Maryville College presents Felix Yarboro with Presidential Citation 

Maryville College presents Felix Yarboro with Presidential Citation 

Nov. 25, 2019

For outstanding support of Maryville College, MC President Dr. Tom Bogart presented longtime MC advocate Felix Yarboro with the College’s Presidential Citation on Nov. 19.

Established in 2001, the Maryville College Presidential Citation recognizes those individuals and organizations that have realized an outstanding accomplishment, demonstrated community leadership and/or made an exceptional impact on the College.

“This is a big deal,” Bogart said during the presentation, which followed a worship service in the Samuel Tyndale Wilson Center for Campus Ministry. “I’m in my 10th year as president, and this is the fourth one that I have presented.”

Yarboro, a “50-year advocate and champion of Maryville College,” said his love for Maryville College began in 1961, when he joined the staff of Lindsey Memorial Presbyterian Church in Memphis, Tenn., where Gordon Harold was pastor. Harold and his wife, Betty, graduated from Maryville College in the 1920s and had a great affinity for the College.

“The president during the 1920s was Samuel Tyndale Wilson,” Bogart explained. “Samuel T. Wilson was a student at Maryville College, and one of his professors was a man named Thomas Jefferson Lamar. One of the coolest artifacts we have at the College is Thomas Lamar’s diploma signed by Rev. Isaac Anderson, founder of the College. For those of you keeping track, that’s four degrees of separation back to Isaac Anderson. And the Harolds, Wilson, Lamar and Anderson are all buried in the MC cemetery. Their influence still goes today, because they made friends with and supported a young youth minister back in the 1960s, and he has influenced many others.”

Yarboro became the Synod coordinator of senior high youth ministries in 1966 and directed Synod youth conferences on the Maryville College campus. Since then, he has led or participated in more than 100 conferences on campus.

“Synod offices were housed on the campus, and I worked closely with the Synod Executive, always being sure that the personnel there were being more and more informed about the College, its needs and its role with staff, students and the community at large,” Yarboro said. “I worked with churches in the Synod and throughout Presbyteries, encouraging development of their interest in the College. I developed relationships with all agencies of the church and individual churches and rekindled a renewed relationship with the College. I became aware of the treasure we had in Maryville College, and your current mission statement surpasses any other in any college of which I am aware.”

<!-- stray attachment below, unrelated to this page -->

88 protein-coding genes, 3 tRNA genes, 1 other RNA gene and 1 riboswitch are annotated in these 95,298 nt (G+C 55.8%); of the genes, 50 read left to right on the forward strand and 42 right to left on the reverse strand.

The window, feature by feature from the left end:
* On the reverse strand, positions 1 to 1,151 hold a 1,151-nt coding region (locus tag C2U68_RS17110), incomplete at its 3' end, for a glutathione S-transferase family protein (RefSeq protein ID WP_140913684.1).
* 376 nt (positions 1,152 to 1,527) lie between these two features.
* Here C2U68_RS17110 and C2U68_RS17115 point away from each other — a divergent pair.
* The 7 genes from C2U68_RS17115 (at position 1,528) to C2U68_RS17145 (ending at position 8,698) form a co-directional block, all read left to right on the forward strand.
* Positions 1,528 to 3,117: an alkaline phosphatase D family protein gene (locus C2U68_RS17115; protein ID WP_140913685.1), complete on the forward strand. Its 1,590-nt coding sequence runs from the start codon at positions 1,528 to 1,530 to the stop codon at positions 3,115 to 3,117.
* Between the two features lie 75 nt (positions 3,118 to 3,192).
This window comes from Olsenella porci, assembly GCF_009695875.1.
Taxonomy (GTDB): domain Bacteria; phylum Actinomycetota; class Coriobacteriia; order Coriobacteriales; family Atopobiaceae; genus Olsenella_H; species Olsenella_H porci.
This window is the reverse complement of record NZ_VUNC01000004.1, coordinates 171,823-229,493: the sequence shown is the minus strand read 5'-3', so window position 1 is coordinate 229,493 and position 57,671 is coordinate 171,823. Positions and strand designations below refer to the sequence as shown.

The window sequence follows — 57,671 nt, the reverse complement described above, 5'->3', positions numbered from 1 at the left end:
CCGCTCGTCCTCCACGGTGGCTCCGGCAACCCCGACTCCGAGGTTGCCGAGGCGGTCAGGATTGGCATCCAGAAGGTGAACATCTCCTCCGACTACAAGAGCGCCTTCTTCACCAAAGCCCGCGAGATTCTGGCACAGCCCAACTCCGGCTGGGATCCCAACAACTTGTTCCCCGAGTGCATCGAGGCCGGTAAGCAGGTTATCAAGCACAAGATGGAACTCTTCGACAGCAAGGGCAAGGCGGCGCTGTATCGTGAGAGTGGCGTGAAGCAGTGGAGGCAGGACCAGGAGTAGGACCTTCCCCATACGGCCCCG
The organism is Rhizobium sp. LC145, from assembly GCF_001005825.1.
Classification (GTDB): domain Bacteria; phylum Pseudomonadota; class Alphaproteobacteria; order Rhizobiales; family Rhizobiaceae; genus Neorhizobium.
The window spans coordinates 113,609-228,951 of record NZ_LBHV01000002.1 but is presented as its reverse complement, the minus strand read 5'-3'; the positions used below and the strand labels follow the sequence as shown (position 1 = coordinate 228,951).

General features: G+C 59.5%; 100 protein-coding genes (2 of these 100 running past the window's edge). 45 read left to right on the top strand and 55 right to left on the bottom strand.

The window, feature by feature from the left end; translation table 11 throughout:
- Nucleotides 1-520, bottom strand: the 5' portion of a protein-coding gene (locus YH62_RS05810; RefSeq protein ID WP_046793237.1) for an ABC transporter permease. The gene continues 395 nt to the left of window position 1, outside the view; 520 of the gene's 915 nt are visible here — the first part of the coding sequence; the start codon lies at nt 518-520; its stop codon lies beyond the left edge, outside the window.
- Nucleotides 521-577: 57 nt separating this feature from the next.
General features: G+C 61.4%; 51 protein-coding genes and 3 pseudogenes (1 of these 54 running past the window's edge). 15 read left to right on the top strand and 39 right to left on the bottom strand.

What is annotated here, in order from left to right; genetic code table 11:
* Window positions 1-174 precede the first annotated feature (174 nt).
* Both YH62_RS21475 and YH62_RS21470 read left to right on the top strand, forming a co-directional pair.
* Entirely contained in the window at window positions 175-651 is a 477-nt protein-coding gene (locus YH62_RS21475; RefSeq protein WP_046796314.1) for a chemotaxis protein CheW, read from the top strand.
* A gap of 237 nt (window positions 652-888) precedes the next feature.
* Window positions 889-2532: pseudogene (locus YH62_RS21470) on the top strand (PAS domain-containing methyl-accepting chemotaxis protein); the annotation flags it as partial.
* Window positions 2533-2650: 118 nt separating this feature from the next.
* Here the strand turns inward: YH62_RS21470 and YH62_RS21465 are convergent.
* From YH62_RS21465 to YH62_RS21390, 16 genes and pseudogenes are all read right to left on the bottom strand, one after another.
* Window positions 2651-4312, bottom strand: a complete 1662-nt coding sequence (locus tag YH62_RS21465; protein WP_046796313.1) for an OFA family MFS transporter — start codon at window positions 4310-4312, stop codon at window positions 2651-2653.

Yarboro never asked others for money for the College – but through telling the Maryville College story, he was able to secure gifts for the school.

When the Samuel Tyndale Wilson Center for Campus Ministry needed a piano, he encouraged a friend – a talented musician and artist who was looking for a deserving place for her baby grand piano – to donate it to Maryville College.

Yarboro helped nurture the relationship between the College and Ralph and Orlean Beeson, and the Beeson estate donated more than $4 million for the construction of Beeson Village, as well as the establishment of scholarships and the endowed professorship in religion.

Yarboro, who has also served on Maryville College’s Board of Church Visitors, is a member of Independent Presbyterian Church (IPC) in Birmingham, Ala., with whom the College has a strong partnership.

IPC and the IPC Foundation provide funding for Maryville College’s “Training Future Leaders Project,” which has two components that aim to help prepare students for ministry and church leadership: annual seminary exploration trips and funded summer internships. Yarboro was an integral part of developing the project.

“A place where all of the things that I have loved and cared for and wanted to do for church-related colleges and for higher education … I’ve found an arena at Maryville College, where with trust and confidence with what I’ve done could be given a free and unbridled arena for exercising that which I felt I should do with my life at this time in history,” Yarboro said. “MC has been an arena where students have found themselves in ways they never thought to do.

“Thank you for even thinking that I deserve anything you’ve offered,” he continued. “I’ve never asked a soul for a penny. I always found out what the College had to offer and have met with individuals and determined the College’s need. I said to them, ‘Think about this and what you think you need to do about it. Take care of it on your own, and best wishes to you.’ Thank you for the honor and privilege of having been served by Maryville College.”


Maryville College is a nationally-ranked institution of higher learning and one of America’s oldest colleges. For more than 200 years, we’ve educated students to be giving citizens and gifted leaders, to study everything, so that they are prepared for anything — to address any problem, engage with any audience and launch successful careers right away. Located in Maryville, Tennessee, between the Great Smoky Mountains National Park and the city of Knoxville, Maryville College offers nearly 1,200  students from around the world both the beauty of a rural setting and the advantages of an urban center, as well as more than 60 majors, seven pre-professional programs and career preparation from their first day on campus to their last. Today, our 10,000 alumni are living life strong of mind and brave of heart and are prepared, in the words of our Presbyterian founder, to “do good on the largest possible scale.”